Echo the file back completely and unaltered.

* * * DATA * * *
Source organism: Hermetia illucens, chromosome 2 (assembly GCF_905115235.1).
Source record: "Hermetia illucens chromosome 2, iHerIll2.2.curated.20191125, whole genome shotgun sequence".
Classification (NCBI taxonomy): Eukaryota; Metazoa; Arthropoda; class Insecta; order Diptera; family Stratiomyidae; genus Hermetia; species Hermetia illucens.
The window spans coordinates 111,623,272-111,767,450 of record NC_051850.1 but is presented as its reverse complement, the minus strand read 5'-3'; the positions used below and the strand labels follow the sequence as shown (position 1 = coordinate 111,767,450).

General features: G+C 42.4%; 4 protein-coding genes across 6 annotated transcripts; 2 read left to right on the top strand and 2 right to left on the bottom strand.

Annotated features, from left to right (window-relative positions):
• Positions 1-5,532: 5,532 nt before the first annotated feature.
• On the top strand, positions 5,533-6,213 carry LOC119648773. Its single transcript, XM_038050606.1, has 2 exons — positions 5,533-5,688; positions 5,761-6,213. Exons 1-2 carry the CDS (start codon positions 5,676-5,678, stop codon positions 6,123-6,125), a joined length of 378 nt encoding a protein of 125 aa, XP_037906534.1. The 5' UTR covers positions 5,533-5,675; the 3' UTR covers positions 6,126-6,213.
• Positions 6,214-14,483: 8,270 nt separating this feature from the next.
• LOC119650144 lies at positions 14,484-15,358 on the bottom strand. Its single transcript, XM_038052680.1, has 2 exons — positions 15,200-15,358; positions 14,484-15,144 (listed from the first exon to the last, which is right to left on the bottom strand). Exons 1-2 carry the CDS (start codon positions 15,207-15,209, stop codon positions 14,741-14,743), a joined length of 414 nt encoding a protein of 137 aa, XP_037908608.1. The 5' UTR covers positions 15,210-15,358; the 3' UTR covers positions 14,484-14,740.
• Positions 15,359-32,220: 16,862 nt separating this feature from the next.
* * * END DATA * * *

Source organism: Hermetia illucens, chromosome 2 (assembly GCF_905115235.1).
Source record: "Hermetia illucens chromosome 2, iHerIll2.2.curated.20191125, whole genome shotgun sequence".
Classification (NCBI taxonomy): Eukaryota; Metazoa; Arthropoda; class Insecta; order Diptera; family Stratiomyidae; genus Hermetia; species Hermetia illucens.
The window spans coordinates 111,623,272-111,767,450 of record NC_051850.1 but is presented as its reverse complement, the minus strand read 5'-3'; the positions used below and the strand labels follow the sequence as shown (position 1 = coordinate 111,767,450).

General features: G+C 42.4%; 4 protein-coding genes across 6 annotated transcripts; 2 read left to right on the top strand and 2 right to left on the bottom strand.

Annotated features, from left to right (window-relative positions):
• Positions 1-5,532: 5,532 nt before the first annotated feature.
• On the top strand, positions 5,533-6,213 carry LOC119648773. Its single transcript, XM_038050606.1, has 2 exons — positions 5,533-5,688; positions 5,761-6,213. Exons 1-2 carry the CDS (start codon positions 5,676-5,678, stop codon positions 6,123-6,125), a joined length of 378 nt encoding a protein of 125 aa, XP_037906534.1. The 5' UTR covers positions 5,533-5,675; the 3' UTR covers positions 6,126-6,213.
• Positions 6,214-14,483: 8,270 nt separating this feature from the next.
• LOC119650144 lies at positions 14,484-15,358 on the bottom strand. Its single transcript, XM_038052680.1, has 2 exons — positions 15,200-15,358; positions 14,484-15,144 (listed from the first exon to the last, which is right to left on the bottom strand). Exons 1-2 carry the CDS (start codon positions 15,207-15,209, stop codon positions 14,741-14,743), a joined length of 414 nt encoding a protein of 137 aa, XP_037908608.1. The 5' UTR covers positions 15,210-15,358; the 3' UTR covers positions 14,484-14,740.
• Positions 15,359-32,220: 16,862 nt separating this feature from the next.